By Christoph Zurcher, Carrie Manning, Kristie Evenson, Rachel Hayman, Sarah Riese, Nora Roehner
Costly Democracy makes the case that the personal tastes of family elites are tremendously formed by means of the prices they incur in adopting democracy, in addition to the leverage that peacebuilders wield to extend the prices of non-adoption. As circumstances from Afghanistan, Bosnia, Kosovo, Timor, Rwanda, Namibia, Mozambique, and Tajikistan convey, family elites in postwar societies may well hope the resources—both fabric and symbolic—that peacebuilders can carry, yet they're much less wanting to undertake democracy simply because they think democratic reforms could endanger a few or all in their major pursuits. Costly Democracy deals comparative analyses of modern instances of peacebuilding to deepen figuring out of postwar democratization and higher clarify why peacebuilding missions usually convey peace, yet seldom democracy, to war-torn countries.
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Additional info for Costly Democracy: Peacebuilding and Democratization After War
1 summarizes democratic adoption costs for the major domestic political actors in our nine cases. 1. Selected initial adoption costs of democracy. Medium High High Low High Low Low Low Medium Medium None None None None None None None Threat to domestic elites’ main goal posed by democracy High n/a High High Medium None None High High High High High High Low High High High Domestic elites’ need for international legitimation/PB support to achieve major goal Low Low Low Medium Medium None None Low Low Low Low High High High High Low High Domestic elites’ fear of direct sanctions for resisting democratization High High High High Medium Low Low Low Low Low Overall assessment of adoption cost at beginning of mission Leverage, Adoption Costs, and the Peacebuilding Game 33 external actors could impose in exchange for compliance or defection from the democratic political settlement.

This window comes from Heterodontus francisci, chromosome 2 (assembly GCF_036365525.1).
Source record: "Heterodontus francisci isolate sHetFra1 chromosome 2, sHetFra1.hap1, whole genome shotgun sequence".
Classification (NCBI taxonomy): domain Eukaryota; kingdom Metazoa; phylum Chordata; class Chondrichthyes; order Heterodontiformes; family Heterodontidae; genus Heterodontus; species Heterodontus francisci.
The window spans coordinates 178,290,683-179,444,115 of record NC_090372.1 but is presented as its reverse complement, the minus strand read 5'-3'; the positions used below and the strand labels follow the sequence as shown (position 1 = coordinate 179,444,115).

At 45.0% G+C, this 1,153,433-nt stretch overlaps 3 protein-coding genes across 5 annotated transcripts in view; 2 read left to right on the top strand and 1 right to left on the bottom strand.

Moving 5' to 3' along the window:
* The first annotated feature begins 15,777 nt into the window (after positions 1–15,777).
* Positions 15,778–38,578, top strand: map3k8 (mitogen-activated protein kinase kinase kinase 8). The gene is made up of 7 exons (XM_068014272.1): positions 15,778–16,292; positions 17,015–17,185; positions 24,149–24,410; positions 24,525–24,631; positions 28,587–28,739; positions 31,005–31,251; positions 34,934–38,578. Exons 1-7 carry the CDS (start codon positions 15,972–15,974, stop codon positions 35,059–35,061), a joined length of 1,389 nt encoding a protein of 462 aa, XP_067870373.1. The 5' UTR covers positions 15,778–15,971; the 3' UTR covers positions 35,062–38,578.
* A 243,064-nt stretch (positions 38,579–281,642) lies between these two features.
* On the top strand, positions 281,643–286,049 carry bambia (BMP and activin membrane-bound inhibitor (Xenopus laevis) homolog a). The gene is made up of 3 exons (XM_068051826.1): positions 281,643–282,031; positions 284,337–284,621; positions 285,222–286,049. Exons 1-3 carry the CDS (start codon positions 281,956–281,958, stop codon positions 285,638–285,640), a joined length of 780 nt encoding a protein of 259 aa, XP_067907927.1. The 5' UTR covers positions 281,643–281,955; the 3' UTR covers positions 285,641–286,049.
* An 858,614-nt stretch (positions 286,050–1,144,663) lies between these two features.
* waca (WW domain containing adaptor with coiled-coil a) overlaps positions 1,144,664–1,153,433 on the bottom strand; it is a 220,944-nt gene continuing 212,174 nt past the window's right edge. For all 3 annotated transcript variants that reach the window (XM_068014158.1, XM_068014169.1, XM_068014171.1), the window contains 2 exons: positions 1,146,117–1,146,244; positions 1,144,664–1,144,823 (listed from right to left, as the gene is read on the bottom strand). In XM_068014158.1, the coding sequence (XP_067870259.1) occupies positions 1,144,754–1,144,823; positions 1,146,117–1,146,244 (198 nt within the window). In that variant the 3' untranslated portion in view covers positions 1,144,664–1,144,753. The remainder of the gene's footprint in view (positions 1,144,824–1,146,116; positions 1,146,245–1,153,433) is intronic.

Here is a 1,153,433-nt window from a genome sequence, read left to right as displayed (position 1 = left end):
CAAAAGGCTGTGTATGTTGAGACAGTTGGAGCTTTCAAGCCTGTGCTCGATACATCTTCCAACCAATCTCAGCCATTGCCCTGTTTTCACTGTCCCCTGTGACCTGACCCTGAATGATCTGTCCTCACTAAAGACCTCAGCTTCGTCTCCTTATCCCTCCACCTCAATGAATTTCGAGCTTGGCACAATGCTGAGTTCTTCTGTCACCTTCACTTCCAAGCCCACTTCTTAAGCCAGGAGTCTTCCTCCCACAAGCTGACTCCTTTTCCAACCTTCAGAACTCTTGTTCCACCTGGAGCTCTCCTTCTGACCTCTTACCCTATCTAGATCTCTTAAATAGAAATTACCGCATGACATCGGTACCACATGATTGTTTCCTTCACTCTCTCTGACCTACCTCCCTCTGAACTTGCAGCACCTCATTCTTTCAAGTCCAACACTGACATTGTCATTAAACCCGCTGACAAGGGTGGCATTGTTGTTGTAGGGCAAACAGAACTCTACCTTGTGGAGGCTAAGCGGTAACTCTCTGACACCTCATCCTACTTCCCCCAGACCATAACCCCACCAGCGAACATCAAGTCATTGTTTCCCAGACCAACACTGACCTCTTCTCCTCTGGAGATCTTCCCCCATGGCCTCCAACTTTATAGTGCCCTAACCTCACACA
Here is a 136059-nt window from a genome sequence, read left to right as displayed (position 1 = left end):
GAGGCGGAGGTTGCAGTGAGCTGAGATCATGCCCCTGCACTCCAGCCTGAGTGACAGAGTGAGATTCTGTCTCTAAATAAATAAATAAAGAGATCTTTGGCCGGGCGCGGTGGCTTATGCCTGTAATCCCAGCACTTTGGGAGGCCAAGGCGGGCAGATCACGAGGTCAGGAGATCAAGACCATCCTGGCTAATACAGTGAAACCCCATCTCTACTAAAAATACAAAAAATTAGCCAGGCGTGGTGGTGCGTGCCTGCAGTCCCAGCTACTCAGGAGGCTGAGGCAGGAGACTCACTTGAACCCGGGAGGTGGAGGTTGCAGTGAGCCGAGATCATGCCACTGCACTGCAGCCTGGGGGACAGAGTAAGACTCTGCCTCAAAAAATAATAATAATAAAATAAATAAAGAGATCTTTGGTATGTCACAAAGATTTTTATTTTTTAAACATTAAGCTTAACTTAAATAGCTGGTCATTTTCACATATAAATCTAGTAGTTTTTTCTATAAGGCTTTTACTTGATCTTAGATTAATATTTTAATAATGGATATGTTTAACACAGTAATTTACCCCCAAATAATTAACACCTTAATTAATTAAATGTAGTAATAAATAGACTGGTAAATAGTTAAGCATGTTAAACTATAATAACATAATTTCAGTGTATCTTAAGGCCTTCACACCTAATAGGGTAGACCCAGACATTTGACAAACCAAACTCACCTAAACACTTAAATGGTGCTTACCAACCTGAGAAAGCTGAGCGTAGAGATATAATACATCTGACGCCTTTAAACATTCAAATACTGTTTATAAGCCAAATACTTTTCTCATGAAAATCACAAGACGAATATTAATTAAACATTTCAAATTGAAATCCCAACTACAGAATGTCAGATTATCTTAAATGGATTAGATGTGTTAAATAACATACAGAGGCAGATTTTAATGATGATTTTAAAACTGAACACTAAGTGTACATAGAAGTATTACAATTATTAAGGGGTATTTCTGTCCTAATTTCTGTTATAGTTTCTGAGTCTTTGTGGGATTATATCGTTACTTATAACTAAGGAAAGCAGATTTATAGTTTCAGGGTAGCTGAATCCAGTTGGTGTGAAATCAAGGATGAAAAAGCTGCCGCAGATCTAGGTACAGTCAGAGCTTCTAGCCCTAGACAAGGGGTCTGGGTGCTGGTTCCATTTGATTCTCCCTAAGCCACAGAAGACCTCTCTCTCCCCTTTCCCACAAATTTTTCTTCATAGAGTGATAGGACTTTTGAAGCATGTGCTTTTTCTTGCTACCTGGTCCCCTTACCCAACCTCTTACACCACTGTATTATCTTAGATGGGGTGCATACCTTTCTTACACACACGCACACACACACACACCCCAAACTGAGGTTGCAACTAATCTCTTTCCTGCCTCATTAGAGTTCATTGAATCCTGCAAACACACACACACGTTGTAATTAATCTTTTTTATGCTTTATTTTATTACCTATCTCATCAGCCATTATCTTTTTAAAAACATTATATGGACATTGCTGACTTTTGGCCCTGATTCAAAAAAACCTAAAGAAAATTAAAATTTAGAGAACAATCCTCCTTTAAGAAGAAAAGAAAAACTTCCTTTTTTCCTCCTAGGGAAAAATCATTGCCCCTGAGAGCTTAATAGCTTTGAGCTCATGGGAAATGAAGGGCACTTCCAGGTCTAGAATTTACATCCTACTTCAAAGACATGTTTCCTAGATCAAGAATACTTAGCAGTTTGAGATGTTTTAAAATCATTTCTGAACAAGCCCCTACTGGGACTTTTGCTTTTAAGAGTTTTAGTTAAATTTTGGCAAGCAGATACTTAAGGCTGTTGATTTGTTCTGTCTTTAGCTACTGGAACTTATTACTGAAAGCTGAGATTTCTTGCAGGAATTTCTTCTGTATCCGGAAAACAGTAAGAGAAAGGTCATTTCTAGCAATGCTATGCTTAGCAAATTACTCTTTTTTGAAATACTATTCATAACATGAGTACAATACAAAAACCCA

Leaders in Namibia and East Timor enjoyed atypically low costs, and both countries were high performers with regard to their democratic outcomes. In contrast, Rwanda, Afghanistan, and Tajikistan had high adoption costs and were low performers. But to understand the peacebuilding process, it is not enough to note the relationship between adoption cost and outcome. Rather, it is important to understand to what extent adoption costs matter and whether peacebuilders can offset some of these costs through their policies.
Superficially, peacebuilders and domestic political actors have a common objective— building peace—but this objective is defined loosely enough to allow a constant bargaining over the exact form of the peace: that is, who will control the peacebuilding process, peacebuilding priorities, resource allocation, and, most importantly, who will determine political reform policies. What is at stake is not only how the peace will be built but also the kind of state that will emerge from this process. Even for UN missions conducted under a Chapter VII mandate that does not require host government consent, the experience of peacebuilders, from high-level executives to field officers, is a constant bargaining with domestic political actors.